|Use and Trade:||Pyrus communis subsp. caucasica and P. communis subsp. pyraster are primary wild relatives of, and potential gene donors to pear, as well as potential graft stock for the crop (USDA, ARS, GRIN 2017). According to the same source P. communis subsp. caucasica is also a secondary wild relative of and potential donor to Manchurian or Ussurian pear. Pyrus communis subsp. communis is cultivated for its fruit (pear). They can be prepared in a number of ways such as raw or made into jams, juices, chutneys and other preserves. The subspecies is also planted in gardens for its attractive flowers (Woodland Trust 2017). Pyrus communis is used for its timber. This can be used for veneer, cabinetry, turnery, carving and musical instruments (Meier 2015). The species is also reported to be used for revegetation and as fuel wood (CABI 2017).|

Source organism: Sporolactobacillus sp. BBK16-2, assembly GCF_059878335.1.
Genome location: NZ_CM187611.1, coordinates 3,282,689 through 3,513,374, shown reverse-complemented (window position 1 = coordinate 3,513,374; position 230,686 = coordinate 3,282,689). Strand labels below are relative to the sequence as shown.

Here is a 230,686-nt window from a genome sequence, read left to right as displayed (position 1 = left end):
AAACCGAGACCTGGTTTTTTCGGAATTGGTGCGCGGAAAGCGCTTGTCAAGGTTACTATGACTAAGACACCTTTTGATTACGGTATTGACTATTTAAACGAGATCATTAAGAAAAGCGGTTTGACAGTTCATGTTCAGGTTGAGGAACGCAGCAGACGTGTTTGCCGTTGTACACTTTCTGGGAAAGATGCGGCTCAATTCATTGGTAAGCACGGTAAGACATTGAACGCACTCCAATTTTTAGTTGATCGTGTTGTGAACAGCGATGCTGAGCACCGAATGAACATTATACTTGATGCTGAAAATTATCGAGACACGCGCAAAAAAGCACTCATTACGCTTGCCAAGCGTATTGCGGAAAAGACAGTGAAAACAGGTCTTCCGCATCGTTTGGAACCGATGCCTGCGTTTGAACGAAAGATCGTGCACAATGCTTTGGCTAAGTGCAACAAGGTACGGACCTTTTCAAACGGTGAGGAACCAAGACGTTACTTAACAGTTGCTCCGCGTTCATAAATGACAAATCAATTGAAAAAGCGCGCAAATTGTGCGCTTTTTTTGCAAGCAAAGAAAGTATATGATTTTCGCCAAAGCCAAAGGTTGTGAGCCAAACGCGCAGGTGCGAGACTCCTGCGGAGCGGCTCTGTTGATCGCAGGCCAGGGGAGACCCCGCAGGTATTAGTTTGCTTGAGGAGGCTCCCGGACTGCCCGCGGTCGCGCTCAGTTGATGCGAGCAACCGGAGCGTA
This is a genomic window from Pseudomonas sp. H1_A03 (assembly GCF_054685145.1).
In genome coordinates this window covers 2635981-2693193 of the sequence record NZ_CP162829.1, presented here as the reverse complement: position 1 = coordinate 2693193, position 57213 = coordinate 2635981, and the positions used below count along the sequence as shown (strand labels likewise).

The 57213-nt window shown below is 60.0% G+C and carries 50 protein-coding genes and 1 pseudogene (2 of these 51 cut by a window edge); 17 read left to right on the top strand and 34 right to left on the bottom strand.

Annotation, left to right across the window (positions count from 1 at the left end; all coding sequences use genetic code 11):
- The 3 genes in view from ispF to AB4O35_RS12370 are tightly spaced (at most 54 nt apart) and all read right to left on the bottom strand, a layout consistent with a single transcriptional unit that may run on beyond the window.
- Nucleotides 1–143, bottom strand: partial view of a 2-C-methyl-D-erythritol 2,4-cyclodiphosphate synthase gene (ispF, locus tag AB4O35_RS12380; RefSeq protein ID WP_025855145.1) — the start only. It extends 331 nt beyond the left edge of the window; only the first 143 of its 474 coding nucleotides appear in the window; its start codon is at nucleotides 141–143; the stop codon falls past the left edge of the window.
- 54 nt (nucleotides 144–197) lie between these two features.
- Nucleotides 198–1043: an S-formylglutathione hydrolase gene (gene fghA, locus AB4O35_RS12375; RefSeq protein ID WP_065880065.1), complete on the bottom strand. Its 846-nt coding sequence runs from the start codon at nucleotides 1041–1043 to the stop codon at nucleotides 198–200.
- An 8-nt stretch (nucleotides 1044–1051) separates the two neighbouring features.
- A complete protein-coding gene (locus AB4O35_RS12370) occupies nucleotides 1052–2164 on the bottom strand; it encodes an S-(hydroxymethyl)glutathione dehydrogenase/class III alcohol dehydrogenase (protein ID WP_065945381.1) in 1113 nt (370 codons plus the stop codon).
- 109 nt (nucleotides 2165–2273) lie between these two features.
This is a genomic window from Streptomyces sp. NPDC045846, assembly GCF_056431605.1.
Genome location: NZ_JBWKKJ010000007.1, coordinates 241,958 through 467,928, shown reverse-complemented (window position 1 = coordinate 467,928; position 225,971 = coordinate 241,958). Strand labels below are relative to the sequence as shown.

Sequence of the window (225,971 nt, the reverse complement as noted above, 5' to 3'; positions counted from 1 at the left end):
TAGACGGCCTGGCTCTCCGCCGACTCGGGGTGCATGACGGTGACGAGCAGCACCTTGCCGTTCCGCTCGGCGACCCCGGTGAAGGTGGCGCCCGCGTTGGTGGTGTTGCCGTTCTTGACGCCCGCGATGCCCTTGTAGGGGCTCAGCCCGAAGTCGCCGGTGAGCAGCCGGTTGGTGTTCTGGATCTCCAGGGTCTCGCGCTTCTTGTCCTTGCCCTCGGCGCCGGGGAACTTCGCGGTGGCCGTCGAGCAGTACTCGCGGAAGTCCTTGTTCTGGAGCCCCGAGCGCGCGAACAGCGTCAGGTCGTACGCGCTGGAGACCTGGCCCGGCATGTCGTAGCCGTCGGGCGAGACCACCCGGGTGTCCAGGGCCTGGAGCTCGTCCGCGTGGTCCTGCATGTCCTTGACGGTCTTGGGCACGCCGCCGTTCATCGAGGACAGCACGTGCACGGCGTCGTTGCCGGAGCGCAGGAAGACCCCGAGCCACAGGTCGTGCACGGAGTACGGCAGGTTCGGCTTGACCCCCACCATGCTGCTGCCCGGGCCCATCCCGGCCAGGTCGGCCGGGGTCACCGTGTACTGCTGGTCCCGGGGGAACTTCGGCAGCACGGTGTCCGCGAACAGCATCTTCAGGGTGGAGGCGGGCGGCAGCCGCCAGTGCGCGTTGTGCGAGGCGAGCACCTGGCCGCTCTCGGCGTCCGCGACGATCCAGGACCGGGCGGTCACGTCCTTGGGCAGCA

|Major Threat(s):||Wild Pyrus communis can freely hybridise with cultivated populations, therefore the species is threatened by genetic introgression. Furthermore, if cultivars become naturalised they may out-compete the wild type. No other threats to the species are known.|
|Conservation Actions:||Pyrus communis is found in at least 117 ex situ collections (BGCI 2017). Genesys Global Portal on Plant Genetic Resources (2017) reports 91 germplasm accessions of wild Pyrus communis from across the species native range. The species has been assessed as Least Concern within Europe (Kell 2011), Switzerland (Moser et al. 2002) and Luxembourg (Colling 2005). Preston et al. (2002) identified that better distinction between cultivated and wild pear is required in the field. Research of the population size and potential threats should be gathered for the species within its Asian range.|
|Citation:||Barstow, M. 2017. Pyrus communis. The IUCN Red List of Threatened Species 2017: e.T173010A61580281.Downloaded on 16 August 2018.|